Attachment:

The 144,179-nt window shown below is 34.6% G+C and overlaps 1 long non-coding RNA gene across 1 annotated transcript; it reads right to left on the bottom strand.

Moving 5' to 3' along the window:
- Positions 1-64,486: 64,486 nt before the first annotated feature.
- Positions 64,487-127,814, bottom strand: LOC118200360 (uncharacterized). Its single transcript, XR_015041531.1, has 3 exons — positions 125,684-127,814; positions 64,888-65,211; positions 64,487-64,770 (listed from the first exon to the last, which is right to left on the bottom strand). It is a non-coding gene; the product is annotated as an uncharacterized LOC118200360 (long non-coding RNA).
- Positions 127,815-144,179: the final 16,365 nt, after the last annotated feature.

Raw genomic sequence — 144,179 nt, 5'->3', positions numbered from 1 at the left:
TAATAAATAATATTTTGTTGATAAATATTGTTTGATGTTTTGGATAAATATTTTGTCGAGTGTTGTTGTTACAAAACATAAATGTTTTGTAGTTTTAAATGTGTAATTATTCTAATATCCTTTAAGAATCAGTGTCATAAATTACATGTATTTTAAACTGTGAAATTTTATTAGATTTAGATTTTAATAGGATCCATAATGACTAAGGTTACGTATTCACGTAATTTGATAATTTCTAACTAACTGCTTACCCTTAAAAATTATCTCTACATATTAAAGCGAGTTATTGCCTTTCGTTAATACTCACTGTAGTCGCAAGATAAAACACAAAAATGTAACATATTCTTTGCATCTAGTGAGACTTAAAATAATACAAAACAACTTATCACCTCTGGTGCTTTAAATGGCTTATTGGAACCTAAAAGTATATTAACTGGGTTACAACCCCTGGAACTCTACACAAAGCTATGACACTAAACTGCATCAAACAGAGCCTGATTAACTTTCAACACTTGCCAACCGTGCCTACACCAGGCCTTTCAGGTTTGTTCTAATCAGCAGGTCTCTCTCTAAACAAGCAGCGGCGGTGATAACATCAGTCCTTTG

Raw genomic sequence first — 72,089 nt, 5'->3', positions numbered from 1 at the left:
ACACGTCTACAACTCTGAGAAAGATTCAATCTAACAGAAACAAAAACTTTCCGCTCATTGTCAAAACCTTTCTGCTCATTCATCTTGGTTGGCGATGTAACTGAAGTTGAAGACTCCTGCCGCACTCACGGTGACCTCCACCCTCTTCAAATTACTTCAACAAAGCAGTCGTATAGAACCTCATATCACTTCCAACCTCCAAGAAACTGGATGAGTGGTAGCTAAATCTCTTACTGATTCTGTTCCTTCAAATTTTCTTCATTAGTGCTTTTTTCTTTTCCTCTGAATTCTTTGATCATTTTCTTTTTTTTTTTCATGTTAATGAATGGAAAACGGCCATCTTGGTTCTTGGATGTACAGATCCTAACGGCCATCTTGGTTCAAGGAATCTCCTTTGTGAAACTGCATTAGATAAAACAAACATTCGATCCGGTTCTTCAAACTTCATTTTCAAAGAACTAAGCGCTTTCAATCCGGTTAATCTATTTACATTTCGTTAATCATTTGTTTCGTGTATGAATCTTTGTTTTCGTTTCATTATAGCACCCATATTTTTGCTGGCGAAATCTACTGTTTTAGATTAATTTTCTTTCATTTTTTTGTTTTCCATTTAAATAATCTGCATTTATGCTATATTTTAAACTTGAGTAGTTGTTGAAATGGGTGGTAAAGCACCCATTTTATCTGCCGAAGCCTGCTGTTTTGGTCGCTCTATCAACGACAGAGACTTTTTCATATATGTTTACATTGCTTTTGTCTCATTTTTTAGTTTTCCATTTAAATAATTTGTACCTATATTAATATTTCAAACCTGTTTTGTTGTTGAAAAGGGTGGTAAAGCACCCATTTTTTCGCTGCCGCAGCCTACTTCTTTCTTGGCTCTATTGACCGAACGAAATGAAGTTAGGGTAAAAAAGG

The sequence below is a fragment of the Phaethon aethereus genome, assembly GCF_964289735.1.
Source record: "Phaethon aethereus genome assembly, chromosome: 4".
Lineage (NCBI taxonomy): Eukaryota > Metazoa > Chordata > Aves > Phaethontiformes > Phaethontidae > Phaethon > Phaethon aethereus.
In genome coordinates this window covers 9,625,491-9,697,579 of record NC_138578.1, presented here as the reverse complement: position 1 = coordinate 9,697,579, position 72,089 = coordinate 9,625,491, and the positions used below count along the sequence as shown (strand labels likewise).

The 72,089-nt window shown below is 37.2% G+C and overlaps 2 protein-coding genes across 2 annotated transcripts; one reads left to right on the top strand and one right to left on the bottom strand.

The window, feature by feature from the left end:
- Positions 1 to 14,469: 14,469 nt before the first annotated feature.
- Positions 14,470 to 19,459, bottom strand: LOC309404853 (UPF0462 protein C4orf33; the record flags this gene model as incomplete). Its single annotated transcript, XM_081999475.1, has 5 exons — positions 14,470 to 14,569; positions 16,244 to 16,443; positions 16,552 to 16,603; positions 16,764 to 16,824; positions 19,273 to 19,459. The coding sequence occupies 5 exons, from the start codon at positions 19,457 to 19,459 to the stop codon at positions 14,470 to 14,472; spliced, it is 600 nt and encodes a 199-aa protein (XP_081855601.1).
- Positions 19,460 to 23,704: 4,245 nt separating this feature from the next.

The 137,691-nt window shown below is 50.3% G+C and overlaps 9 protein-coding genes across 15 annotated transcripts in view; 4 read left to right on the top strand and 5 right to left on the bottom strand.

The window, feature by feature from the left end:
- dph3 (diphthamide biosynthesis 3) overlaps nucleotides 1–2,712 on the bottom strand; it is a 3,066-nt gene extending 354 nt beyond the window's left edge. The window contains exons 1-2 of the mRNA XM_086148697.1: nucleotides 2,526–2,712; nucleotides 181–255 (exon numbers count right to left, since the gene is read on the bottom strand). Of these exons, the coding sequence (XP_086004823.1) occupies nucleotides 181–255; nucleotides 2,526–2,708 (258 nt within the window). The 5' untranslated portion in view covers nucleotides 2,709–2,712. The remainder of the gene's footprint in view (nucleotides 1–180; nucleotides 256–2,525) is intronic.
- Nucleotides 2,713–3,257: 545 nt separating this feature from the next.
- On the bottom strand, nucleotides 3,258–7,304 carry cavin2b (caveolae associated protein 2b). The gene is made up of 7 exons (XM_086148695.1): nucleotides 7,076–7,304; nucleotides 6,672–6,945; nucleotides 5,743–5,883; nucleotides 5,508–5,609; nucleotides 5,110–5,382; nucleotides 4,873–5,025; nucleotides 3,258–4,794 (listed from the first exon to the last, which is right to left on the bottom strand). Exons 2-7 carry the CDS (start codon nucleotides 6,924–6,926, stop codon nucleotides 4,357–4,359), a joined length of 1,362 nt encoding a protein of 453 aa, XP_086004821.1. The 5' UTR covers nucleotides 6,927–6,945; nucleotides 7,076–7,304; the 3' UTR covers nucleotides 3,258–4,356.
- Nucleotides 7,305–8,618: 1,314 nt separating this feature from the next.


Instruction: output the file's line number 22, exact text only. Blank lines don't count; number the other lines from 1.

- Nucleotides 2,713–3,257: 545 nt separating this feature from the next.